By: Jillian Becquet Photo courtesy of: Corpus Christi Public Libraries
When we stroll the bayfront and see white pelicans swooping down for a snack, we don’t think anything of it. They’re a constant presence in Corpus Christi, but that’s actually extraordinary. The traditional breeding grounds of the American White Pelican lie above 40 degrees north, the dividing line between Nebraska and Kansas. Only a few recurrent nesting grounds have been documented south of this line.
One of these breeding populations has been studied by generations of scientists on Bird Island in the Laguna Madre, off Padre Island. Here, a non-migratory population of white pelicans has made its home. One theory is that they may have originated when a few birds didn’t migrate north to their traditional breeding site. So, they stay around Corpus Christi through migration and nesting seasons in late spring and early summer.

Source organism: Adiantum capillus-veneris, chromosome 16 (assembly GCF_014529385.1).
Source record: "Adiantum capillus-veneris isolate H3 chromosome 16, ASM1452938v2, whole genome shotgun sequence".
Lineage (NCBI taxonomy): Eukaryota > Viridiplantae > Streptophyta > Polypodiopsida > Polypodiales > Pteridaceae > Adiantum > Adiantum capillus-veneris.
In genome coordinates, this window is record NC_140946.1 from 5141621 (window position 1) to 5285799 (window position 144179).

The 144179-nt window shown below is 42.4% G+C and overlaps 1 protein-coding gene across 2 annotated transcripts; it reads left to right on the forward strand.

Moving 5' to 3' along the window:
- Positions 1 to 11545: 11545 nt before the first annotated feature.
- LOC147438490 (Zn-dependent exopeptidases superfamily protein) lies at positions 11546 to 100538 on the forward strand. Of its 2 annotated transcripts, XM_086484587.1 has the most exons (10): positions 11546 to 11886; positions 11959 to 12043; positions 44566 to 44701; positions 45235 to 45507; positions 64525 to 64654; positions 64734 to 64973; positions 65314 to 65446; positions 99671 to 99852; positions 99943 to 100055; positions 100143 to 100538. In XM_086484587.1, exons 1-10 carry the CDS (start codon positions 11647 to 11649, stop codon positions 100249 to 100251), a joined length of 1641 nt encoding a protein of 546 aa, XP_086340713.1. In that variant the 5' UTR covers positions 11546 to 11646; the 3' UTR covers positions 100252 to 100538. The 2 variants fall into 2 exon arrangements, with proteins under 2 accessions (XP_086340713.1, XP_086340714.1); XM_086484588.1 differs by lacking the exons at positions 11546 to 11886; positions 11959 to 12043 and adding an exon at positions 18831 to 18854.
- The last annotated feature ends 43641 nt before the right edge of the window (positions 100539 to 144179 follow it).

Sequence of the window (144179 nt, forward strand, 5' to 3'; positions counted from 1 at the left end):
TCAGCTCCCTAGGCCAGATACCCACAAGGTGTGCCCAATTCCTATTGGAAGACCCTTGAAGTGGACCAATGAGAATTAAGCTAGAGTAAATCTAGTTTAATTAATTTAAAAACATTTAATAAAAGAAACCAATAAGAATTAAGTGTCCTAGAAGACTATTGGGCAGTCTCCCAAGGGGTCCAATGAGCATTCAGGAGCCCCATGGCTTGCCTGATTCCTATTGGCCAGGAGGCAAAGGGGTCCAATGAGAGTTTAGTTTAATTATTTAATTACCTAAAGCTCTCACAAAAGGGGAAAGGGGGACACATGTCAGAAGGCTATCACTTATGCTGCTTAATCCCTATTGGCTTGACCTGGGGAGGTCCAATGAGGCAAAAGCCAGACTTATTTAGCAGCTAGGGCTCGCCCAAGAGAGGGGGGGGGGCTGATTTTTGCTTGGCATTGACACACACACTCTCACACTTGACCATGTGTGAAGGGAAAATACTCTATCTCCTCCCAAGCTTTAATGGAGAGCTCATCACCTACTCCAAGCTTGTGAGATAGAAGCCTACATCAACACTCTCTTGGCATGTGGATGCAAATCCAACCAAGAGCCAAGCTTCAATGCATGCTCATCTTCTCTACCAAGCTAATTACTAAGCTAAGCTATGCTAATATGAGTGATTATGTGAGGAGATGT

Over the last 100 years, local scientists have been charged with visiting Bird Island to observe the number of adult birds, nests, and hatchlings. The birds are protected by the Migratory Bird Treaty Act of 1918, but that doesn’t stop habitat loss, boats, poaching, entanglement in fishing gear, and the draining and pollution of wetlands from threatening their nests and their safety. Monitoring of this population is important to make sure we keep them safe.
When you see a white pelican during breeding season this spring, think of how special it is that we get to see them year-round in Corpus Christi – and make sure you’re doing all you can to keep our shore birds safe.